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Dog Trainer Has New Digs in Leominster

November 27, 2018

Amy Schuller, with her hound Lab mix Molly, talks about her business, In Stride Pet Dog Training, LLC, at the Leominster site. SENTINEL & ENTERPRISE/JOHN LOVE Sentinel and Enterprise staff photos can be ordered by visiting our SmugMug site.

By Peter Jasinski

pjasinski@sentinel andenterprise.com

LEOMINSTER -- Despite being an avid animal lover, Amy Schuller didn’t always picture the life she ended up leading.

“I had horses and goats and different kinds of livestock growing up because I love everything,” she said. “I’ve always wanted to work with animals, I just didn’t realize how much I’d be working with people and their animals.”

Schuller is a dog trainer and it’s a job that requires training people almost as much as it requires training the animals they own. She serves as something of the interpreter between the two parties involved.

“I find what we do as people is not always helping the dog. It’s a lot of miscommunication because of the differences in body language and sensory cues we have,” she said.

Schuller has been working to bridge that understanding gap between human and canine for six years now, but for the first time she has a classroom of her own to teach in. She recently opened the first brick-and-mortar location for her business, In Stride Pet Dog Training, and she’s looking forward to making northern Worcester County a better place for dogs and dog owners.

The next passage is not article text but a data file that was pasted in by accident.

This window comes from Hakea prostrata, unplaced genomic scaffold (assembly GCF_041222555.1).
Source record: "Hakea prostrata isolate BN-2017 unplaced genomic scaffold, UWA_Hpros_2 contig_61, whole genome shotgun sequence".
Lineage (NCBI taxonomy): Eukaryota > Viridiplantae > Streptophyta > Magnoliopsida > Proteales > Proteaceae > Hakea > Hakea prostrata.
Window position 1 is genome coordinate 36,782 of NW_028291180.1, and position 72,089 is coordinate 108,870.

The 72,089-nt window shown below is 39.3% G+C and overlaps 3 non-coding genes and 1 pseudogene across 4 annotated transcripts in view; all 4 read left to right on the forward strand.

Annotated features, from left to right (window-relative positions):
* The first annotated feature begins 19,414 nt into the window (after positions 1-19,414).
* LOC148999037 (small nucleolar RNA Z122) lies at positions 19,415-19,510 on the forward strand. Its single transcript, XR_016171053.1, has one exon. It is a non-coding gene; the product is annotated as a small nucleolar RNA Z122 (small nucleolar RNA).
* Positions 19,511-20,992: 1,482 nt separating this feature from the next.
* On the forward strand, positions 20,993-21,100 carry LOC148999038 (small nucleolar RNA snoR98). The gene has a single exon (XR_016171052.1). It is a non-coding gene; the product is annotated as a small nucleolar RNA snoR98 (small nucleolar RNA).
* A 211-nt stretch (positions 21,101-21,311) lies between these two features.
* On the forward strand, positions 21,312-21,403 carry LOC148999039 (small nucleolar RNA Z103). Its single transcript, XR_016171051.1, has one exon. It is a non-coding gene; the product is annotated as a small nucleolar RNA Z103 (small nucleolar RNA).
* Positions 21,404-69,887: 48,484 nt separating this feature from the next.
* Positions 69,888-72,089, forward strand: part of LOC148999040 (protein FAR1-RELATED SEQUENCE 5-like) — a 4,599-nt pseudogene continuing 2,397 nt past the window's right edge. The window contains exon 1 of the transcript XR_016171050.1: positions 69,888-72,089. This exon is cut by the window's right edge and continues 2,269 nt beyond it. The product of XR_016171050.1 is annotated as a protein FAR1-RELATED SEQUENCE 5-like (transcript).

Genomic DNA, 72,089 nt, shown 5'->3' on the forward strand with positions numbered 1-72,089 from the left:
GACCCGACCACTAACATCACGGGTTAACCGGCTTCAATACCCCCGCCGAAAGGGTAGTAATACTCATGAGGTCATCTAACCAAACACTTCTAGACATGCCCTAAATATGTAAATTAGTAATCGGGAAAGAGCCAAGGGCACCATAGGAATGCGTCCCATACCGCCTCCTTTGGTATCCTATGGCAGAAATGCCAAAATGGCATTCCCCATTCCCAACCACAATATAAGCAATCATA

Her lessons focus first on the basics of obedience training, going over simple commands and helping establish ways for owners to hold on to their dog’s attention even when surrounded by distractions. Lessons are built around positive reinforcement and educating owners on body language rather than just conditioning dogs through punishing them when they do something wrong.

“Training used to be a lot of leash-pulling when the dog didn’t obey, but that’s like me smacking you for not being able to solve an algebra problem when I didn’t teach you what numbers were first,” she said.

Schuller offers classes for dogs of varying obedience levels. Students as young as 10 weeks old can enroll in “puppy kindergarten,” but there are also classes for local four-legged “senior citizens.”

Having a physical location for her business, Schuller explained, now opens up the possibility of having group classes, which can be an important experience when trying to teach a pet to socialize with other dogs, but In Stride will continue to offer in-home visits as well.

For cases like these, she typically brings her own dog, a 13-year-old hound-lab mix named Molly, to help relax the canine students that are easily agitated around others.

“I’m just so happy now because I’m going to be able to help even more pets,” said Schuller. “I think having this location is going to be crucial to a lot of folks.”

Follow Peter Jasinski on Twitter @PeterJasinski53

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